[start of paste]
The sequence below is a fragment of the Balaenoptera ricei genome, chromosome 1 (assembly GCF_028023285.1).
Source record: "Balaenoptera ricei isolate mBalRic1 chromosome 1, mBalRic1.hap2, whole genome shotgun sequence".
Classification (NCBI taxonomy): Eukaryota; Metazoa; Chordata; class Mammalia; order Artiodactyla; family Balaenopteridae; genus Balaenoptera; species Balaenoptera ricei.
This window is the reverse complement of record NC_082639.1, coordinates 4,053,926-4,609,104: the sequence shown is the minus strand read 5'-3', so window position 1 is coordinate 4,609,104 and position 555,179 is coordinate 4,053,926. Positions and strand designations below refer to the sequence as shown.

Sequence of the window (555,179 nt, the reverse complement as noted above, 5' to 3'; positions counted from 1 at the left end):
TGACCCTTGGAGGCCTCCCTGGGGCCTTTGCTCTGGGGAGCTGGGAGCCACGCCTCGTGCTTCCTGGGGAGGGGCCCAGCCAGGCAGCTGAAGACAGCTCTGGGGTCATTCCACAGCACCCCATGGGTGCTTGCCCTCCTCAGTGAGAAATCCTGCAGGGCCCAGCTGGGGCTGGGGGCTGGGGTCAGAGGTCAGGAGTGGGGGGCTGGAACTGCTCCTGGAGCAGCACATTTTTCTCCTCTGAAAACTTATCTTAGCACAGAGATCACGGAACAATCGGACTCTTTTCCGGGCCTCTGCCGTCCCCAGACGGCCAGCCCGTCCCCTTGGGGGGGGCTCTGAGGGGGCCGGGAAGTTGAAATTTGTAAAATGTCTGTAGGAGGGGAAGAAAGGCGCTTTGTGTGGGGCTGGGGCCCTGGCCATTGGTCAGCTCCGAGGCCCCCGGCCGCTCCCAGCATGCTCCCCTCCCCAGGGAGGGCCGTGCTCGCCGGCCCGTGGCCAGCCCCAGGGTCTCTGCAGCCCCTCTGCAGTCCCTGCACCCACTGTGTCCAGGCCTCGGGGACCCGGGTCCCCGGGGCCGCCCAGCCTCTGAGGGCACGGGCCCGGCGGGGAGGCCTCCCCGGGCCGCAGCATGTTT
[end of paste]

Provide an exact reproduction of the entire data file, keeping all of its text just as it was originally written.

The sequence below is a fragment of the Balaenoptera ricei genome, chromosome 1 (assembly GCF_028023285.1).
Source record: "Balaenoptera ricei isolate mBalRic1 chromosome 1, mBalRic1.hap2, whole genome shotgun sequence".
Classification (NCBI taxonomy): Eukaryota; Metazoa; Chordata; class Mammalia; order Artiodactyla; family Balaenopteridae; genus Balaenoptera; species Balaenoptera ricei.
This window is the reverse complement of record NC_082639.1, coordinates 4,053,926-4,609,104: the sequence shown is the minus strand read 5'-3', so window position 1 is coordinate 4,609,104 and position 555,179 is coordinate 4,053,926. Positions and strand designations below refer to the sequence as shown.

Sequence of the window (555,179 nt, the reverse complement as noted above, 5' to 3'; positions counted from 1 at the left end):
TGACCCTTGGAGGCCTCCCTGGGGCCTTTGCTCTGGGGAGCTGGGAGCCACGCCTCGTGCTTCCTGGGGAGGGGCCCAGCCAGGCAGCTGAAGACAGCTCTGGGGTCATTCCACAGCACCCCATGGGTGCTTGCCCTCCTCAGTGAGAAATCCTGCAGGGCCCAGCTGGGGCTGGGGGCTGGGGTCAGAGGTCAGGAGTGGGGGGCTGGAACTGCTCCTGGAGCAGCACATTTTTCTCCTCTGAAAACTTATCTTAGCACAGAGATCACGGAACAATCGGACTCTTTTCCGGGCCTCTGCCGTCCCCAGACGGCCAGCCCGTCCCCTTGGGGGGGGCTCTGAGGGGGCCGGGAAGTTGAAATTTGTAAAATGTCTGTAGGAGGGGAAGAAAGGCGCTTTGTGTGGGGCTGGGGCCCTGGCCATTGGTCAGCTCCGAGGCCCCCGGCCGCTCCCAGCATGCTCCCCTCCCCAGGGAGGGCCGTGCTCGCCGGCCCGTGGCCAGCCCCAGGGTCTCTGCAGCCCCTCTGCAGTCCCTGCACCCACTGTGTCCAGGCCTCGGGGACCCGGGTCCCCGGGGCCGCCCAGCCTCTGAGGGCACGGGCCCGGCGGGGAGGCCTCCCCGGGCCGCAGCATGTTT